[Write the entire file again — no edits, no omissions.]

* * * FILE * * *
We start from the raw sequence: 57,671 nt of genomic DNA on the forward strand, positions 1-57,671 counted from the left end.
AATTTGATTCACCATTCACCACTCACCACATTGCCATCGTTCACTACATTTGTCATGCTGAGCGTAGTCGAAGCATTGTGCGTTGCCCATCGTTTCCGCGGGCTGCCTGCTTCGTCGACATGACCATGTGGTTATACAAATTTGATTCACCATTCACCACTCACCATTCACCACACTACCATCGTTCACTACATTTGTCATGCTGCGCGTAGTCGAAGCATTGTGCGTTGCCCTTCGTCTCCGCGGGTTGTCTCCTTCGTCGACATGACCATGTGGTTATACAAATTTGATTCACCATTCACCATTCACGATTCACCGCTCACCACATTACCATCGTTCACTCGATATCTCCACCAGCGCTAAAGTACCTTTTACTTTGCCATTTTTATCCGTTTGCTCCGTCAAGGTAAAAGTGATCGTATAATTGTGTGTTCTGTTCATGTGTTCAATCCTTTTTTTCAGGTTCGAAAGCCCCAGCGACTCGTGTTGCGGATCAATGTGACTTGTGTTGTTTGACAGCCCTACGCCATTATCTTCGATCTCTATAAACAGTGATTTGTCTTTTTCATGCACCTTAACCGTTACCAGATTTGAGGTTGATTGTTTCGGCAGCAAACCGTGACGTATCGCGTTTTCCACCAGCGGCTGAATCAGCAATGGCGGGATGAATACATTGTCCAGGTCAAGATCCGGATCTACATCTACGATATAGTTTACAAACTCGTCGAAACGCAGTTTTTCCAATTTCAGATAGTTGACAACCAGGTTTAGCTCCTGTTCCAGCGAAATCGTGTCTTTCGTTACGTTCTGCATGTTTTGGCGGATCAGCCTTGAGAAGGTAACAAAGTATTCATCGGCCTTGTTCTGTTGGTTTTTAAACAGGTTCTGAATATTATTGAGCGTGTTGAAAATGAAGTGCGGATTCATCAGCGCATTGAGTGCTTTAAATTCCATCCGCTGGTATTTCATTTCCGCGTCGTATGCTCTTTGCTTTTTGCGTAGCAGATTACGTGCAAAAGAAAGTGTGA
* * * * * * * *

We start from the raw sequence: 57,671 nt of genomic DNA on the forward strand, positions 1-57,671 counted from the left end.
AATTTGATTCACCATTCACCACTCACCACATTGCCATCGTTCACTACATTTGTCATGCTGAGCGTAGTCGAAGCATTGTGCGTTGCCCATCGTTTCCGCGGGCTGCCTGCTTCGTCGACATGACCATGTGGTTATACAAATTTGATTCACCATTCACCACTCACCATTCACCACACTACCATCGTTCACTACATTTGTCATGCTGCGCGTAGTCGAAGCATTGTGCGTTGCCCTTCGTCTCCGCGGGTTGTCTCCTTCGTCGACATGACCATGTGGTTATACAAATTTGATTCACCATTCACCATTCACGATTCACCGCTCACCACATTACCATCGTTCACTCGATATCTCCACCAGCGCTAAAGTACCTTTTACTTTGCCATTTTTATCCGTTTGCTCCGTCAAGGTAAAAGTGATCGTATAATTGTGTGTTCTGTTCATGTGTTCAATCCTTTTTTTCAGGTTCGAAAGCCCCAGCGACTCGTGTTGCGGATCAATGTGACTTGTGTTGTTTGACAGCCCTACGCCATTATCTTCGATCTCTATAAACAGTGATTTGTCTTTTTCATGCACCTTAACCGTTACCAGATTTGAGGTTGATTGTTTCGGCAGCAAACCGTGACGTATCGCGTTTTCCACCAGCGGCTGAATCAGCAATGGCGGGATGAATACATTGTCCAGGTCAAGATCCGGATCTACATCTACGATATAGTTTACAAACTCGTCGAAACGCAGTTTTTCCAATTTCAGATAGTTGACAACCAGGTTTAGCTCCTGTTCCAGCGAAATCGTGTCTTTCGTTACGTTCTGCATGTTTTGGCGGATCAGCCTTGAGAAGGTAACAAAGTATTCATCGGCCTTGTTCTGTTGGTTTTTAAACAGGTTCTGAATATTATTGAGCGTGTTGAAAATGAAGTGCGGATTCATCAGCGCATTGAGTGCTTTAAATTCCATCCGCTGGTATTTCATTTCCGCGTCGTATGCTCTTTGCTTTTTGCGTAGCAGATTACGTGCAAAAGAAAGTGTGA